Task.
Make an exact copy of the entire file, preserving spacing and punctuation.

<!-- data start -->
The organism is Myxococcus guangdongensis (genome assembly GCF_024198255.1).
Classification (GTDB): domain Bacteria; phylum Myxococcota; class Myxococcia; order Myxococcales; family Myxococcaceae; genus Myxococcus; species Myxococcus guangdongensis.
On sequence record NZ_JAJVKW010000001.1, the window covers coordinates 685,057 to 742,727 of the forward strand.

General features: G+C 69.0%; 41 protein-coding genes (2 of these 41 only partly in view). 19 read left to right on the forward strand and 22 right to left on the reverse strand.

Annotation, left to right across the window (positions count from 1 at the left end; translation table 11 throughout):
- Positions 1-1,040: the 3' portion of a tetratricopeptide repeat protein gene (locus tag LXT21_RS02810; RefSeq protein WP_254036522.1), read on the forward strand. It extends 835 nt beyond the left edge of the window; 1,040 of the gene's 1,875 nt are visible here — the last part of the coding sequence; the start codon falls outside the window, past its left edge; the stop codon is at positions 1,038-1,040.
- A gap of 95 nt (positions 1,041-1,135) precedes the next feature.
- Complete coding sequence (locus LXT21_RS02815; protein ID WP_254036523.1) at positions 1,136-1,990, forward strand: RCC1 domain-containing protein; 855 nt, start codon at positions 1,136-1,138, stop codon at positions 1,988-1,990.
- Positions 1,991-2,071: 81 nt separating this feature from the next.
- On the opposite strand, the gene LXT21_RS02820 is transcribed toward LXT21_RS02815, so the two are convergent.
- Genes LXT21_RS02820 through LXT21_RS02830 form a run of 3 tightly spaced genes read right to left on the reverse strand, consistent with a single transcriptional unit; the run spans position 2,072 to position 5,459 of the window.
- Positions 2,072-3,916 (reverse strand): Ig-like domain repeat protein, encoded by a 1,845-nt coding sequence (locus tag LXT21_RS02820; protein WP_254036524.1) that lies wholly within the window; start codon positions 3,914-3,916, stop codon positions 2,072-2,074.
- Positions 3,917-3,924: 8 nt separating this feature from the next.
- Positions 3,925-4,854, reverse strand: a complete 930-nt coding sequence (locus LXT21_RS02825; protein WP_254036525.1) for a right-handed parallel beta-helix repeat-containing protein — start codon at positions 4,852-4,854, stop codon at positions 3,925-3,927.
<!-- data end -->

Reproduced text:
The organism is Myxococcus guangdongensis (genome assembly GCF_024198255.1).
Classification (GTDB): domain Bacteria; phylum Myxococcota; class Myxococcia; order Myxococcales; family Myxococcaceae; genus Myxococcus; species Myxococcus guangdongensis.
On sequence record NZ_JAJVKW010000001.1, the window covers coordinates 685,057 to 742,727 of the forward strand.

General features: G+C 69.0%; 41 protein-coding genes (2 of these 41 only partly in view). 19 read left to right on the forward strand and 22 right to left on the reverse strand.

Annotation, left to right across the window (positions count from 1 at the left end; translation table 11 throughout):
- Positions 1-1,040: the 3' portion of a tetratricopeptide repeat protein gene (locus tag LXT21_RS02810; RefSeq protein WP_254036522.1), read on the forward strand. It extends 835 nt beyond the left edge of the window; 1,040 of the gene's 1,875 nt are visible here — the last part of the coding sequence; the start codon falls outside the window, past its left edge; the stop codon is at positions 1,038-1,040.
- A gap of 95 nt (positions 1,041-1,135) precedes the next feature.
- Complete coding sequence (locus LXT21_RS02815; protein ID WP_254036523.1) at positions 1,136-1,990, forward strand: RCC1 domain-containing protein; 855 nt, start codon at positions 1,136-1,138, stop codon at positions 1,988-1,990.
- Positions 1,991-2,071: 81 nt separating this feature from the next.
- On the opposite strand, the gene LXT21_RS02820 is transcribed toward LXT21_RS02815, so the two are convergent.
- Genes LXT21_RS02820 through LXT21_RS02830 form a run of 3 tightly spaced genes read right to left on the reverse strand, consistent with a single transcriptional unit; the run spans position 2,072 to position 5,459 of the window.
- Positions 2,072-3,916 (reverse strand): Ig-like domain repeat protein, encoded by a 1,845-nt coding sequence (locus tag LXT21_RS02820; protein WP_254036524.1) that lies wholly within the window; start codon positions 3,914-3,916, stop codon positions 2,072-2,074.
- Positions 3,917-3,924: 8 nt separating this feature from the next.
- Positions 3,925-4,854, reverse strand: a complete 930-nt coding sequence (locus LXT21_RS02825; protein WP_254036525.1) for a right-handed parallel beta-helix repeat-containing protein — start codon at positions 4,852-4,854, stop codon at positions 3,925-3,927.